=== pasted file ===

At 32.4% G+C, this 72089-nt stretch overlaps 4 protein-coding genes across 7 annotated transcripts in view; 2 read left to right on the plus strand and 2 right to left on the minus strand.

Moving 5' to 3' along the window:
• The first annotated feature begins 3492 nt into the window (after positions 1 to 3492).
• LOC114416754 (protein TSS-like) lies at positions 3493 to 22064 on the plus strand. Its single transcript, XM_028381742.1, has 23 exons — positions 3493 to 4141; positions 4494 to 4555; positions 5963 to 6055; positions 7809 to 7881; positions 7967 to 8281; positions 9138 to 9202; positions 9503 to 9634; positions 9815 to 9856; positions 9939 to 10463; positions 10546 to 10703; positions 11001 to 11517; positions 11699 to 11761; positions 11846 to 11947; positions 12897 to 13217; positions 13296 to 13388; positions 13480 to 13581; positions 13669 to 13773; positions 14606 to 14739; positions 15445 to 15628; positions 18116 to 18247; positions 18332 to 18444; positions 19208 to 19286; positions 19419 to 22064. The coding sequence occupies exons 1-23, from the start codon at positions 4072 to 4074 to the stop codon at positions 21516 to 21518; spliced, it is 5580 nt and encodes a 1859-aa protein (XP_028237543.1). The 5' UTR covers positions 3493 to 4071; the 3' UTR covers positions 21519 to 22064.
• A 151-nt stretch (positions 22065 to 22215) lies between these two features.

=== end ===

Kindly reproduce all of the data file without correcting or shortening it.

At 32.4% G+C, this 72089-nt stretch overlaps 4 protein-coding genes across 7 annotated transcripts in view; 2 read left to right on the plus strand and 2 right to left on the minus strand.

Moving 5' to 3' along the window:
• The first annotated feature begins 3492 nt into the window (after positions 1 to 3492).
• LOC114416754 (protein TSS-like) lies at positions 3493 to 22064 on the plus strand. Its single transcript, XM_028381742.1, has 23 exons — positions 3493 to 4141; positions 4494 to 4555; positions 5963 to 6055; positions 7809 to 7881; positions 7967 to 8281; positions 9138 to 9202; positions 9503 to 9634; positions 9815 to 9856; positions 9939 to 10463; positions 10546 to 10703; positions 11001 to 11517; positions 11699 to 11761; positions 11846 to 11947; positions 12897 to 13217; positions 13296 to 13388; positions 13480 to 13581; positions 13669 to 13773; positions 14606 to 14739; positions 15445 to 15628; positions 18116 to 18247; positions 18332 to 18444; positions 19208 to 19286; positions 19419 to 22064. The coding sequence occupies exons 1-23, from the start codon at positions 4072 to 4074 to the stop codon at positions 21516 to 21518; spliced, it is 5580 nt and encodes a 1859-aa protein (XP_028237543.1). The 5' UTR covers positions 3493 to 4071; the 3' UTR covers positions 21519 to 22064.
• A 151-nt stretch (positions 22065 to 22215) lies between these two features.